Tag Archives: Knowledge

Civilizations {3} ~ The Assyrians

~Centered on the Upper Tigris river in northern Mesopotamia, the Assyrians came to rule powerful empires at several times, the last of which grew to be the largest and most powerful empire the world had yet seen.

~At its peak, the Assyrian empire stretched from Cyprus in the Mediterranean Sea to Persia, and from the Caucasus Mountains (Armenia, Georgia, Azerbaijan) to the Arabian Peninsula and Egypt. It was at the height of technological, scientific, and cultural achievements for its time.

~In the Old Assyrian period, Assyria established colonies in Asia Minor and the Levant, and asserted itself over southern Mesopotamia under king Ilushuma.

~Assyria experienced fluctuating fortunes in the Middle Assyrian period, with some of its kings finding themselves under the influence of foreign rulers while others eclipsed neighboring empires.

~Assyria became a great military power during the Neo-Assyrian period, and saw the conquests of large empires, such as Egyptians, the Phoenicians, the Hittites, and the Persians, among others.

~After its fall in the late 600s BCE, Assyria remained a province and geo-political entity under various empires until the mid-7th century CE.

Source: https://courses.lumenlearning.com/suny-hccc-worldcivilization/chapter/the-sumerians/

~Shiksha~

Shiksha is a Sanskrit word that means “instruction,” “learning,” “lesson” and “study of skill.” It is one of the six auxiliary disciplines known as the Vedangas, which support the study of the Vedas and other Hindu scriptures.

Shiksha is the study of phonology, phonetics and pronunciation. The correct intonation, conjunction and disjunction of syllables are key components of shiksha. Shiksha also involves the study of Sanskrit letters and the way words are combined and expressed in a recitation.

~Desatita~

Desatita is a Sanskrit word that means “beyond space,” with desa meaning “space” and tita meaning “no.” However, the meaning in Sanskrit is deeper than simply “no space” or “beyond space.” More accurately, it means “limitless beyond space.”

Commonly used to describe philosophical concepts considered to be universal truths or our state of being, desatita is a way to describe the unbounded consciousness or the true Self. For example, our unbounded consciousness, when realized, is not confined by space.

~Pancha~

Pancha is a Sanskrit word that means “five.” In the context of Hinduism and yogic philosophy, the number five has significance in many key concepts and finds its way into religious symbolism as a sacred number. For example, the god, Shiva, is portrayed with five faces (panchamukha), each facing a different direction.

The list of pancha concepts is long, but one of the foundational ones is that of the five great elements, or pancha mahabhuta: akasha (ether), vayu (air), tejas (fire), jala (water) and prithvi (earth). These elements are believed to exist in everything in the universe. Ayurveda, the ancient medical system from India, manipulates and balances the elements to maintain health and cure disease.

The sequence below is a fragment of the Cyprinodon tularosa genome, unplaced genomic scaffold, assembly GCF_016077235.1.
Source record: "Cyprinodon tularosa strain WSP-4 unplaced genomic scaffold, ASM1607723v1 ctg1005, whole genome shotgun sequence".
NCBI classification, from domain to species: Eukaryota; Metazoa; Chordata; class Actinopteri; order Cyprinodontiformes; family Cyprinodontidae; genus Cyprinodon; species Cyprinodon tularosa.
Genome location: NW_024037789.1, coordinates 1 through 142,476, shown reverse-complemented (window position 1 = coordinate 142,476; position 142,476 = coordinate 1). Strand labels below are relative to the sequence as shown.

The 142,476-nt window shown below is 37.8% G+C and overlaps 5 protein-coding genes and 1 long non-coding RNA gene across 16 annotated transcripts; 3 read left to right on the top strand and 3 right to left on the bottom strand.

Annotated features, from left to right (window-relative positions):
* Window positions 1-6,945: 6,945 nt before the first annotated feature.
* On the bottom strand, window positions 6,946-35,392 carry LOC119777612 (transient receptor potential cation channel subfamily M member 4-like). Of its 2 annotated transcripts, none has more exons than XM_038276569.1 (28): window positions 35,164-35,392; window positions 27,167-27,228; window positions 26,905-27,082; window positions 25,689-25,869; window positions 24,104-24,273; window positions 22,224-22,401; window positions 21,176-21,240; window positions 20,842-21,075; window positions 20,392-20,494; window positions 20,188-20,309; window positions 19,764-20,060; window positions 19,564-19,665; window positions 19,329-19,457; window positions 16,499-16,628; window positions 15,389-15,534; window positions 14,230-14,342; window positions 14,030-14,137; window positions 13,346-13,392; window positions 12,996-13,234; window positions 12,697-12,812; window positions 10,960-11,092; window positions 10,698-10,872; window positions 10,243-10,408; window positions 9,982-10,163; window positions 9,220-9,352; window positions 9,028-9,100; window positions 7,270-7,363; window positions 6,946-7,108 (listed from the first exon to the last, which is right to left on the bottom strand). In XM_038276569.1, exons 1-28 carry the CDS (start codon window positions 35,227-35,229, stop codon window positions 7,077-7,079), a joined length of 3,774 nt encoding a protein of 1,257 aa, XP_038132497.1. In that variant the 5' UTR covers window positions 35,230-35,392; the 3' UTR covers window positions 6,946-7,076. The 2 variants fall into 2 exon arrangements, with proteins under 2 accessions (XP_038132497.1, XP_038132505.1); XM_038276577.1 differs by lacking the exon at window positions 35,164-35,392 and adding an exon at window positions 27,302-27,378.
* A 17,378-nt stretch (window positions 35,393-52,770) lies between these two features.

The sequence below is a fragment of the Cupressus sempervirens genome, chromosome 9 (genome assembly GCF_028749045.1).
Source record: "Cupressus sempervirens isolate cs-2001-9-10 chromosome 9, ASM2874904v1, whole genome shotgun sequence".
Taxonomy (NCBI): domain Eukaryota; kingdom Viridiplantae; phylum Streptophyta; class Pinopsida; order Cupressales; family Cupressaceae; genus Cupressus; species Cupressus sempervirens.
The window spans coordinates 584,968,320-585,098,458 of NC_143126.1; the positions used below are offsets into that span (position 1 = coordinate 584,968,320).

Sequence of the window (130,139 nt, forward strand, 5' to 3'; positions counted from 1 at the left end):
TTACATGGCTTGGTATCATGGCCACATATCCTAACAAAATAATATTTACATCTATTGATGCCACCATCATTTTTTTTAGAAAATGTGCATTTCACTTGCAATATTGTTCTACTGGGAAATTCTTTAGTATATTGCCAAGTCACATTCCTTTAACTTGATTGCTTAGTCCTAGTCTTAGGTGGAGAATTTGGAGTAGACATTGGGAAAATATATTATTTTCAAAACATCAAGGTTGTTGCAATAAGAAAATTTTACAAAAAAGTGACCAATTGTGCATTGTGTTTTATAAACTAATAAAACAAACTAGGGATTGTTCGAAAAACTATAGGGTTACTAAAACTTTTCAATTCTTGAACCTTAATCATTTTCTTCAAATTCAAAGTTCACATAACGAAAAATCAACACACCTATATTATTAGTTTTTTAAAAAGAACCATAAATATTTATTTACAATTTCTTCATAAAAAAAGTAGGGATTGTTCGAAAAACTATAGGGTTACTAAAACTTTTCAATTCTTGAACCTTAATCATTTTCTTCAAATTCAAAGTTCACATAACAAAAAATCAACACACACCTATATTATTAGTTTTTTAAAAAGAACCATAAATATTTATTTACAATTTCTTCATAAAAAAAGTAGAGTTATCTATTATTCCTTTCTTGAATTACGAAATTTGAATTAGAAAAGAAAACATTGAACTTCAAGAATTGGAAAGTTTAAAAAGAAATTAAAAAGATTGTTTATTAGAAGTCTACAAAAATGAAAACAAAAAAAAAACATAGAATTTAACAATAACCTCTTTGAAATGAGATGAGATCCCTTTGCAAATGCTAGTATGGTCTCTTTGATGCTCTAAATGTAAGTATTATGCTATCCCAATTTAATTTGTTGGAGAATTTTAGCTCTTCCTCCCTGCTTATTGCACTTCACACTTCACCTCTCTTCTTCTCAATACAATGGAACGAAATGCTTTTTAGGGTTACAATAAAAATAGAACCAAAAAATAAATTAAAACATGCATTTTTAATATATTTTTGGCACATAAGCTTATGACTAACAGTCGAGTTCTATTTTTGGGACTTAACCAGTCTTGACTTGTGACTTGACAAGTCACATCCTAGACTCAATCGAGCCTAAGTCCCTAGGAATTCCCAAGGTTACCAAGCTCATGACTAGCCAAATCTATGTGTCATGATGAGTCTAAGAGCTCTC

~Taught Delusions~

From an early age, we were taught through so many channels: parents, romance films, society, and also the church that we would be here to find a partner for life, to have children, and to live happily ever after. This is such a firmly anchored pattern in many people that they are constantly desperate in search of the One, which makes them forget something crucial: namely to find themselves first.

~Dravya~

Dravya is a Sanskrit word that means “substances” or “entities.” It is used in Indian and yogic philosophy to describe the categories of being that comprise the substance of existence. In Jainism, dravya is made up of five or six categories of being (it varies by sect), while the Vaisheshika school of Hindu philosophy names nine substances.

In the traditional Indian medicinal practice known as Ayurveda, dravya can be a drug or other substance used to treat a disease or ailment or to promote health. The dravya has properties (guna) and action (karma). Dravya is, therefore, any mixture or substance applied externally or taken internally to treat disease, preserve health or ease pain.

According to the Jains, dravya is composed of five eternal categories of being, known as astikayas. They are:

Dharma ~ a moral virtue and that which allows beings to move
Adharma ~ the medium of rest and that which allows beings to stop moving
Akasha ~ the space in which all exists.
Pudgala ~ matter
Jiva ~ the soul
Kala, or time, was added as a sixth category of dravya by the Digambara sect.

According to Vaisheshika, dravya refers to nine substances. Five of the dravya substances are physical elements: prthivi (earth), ap (water), tejas (fire), vayu (air) and akasha (ether). The remaining four substances that comprise dravya are kala (time), dik (space), Atman (Soul or universal Self) and manas (mind or internal organ).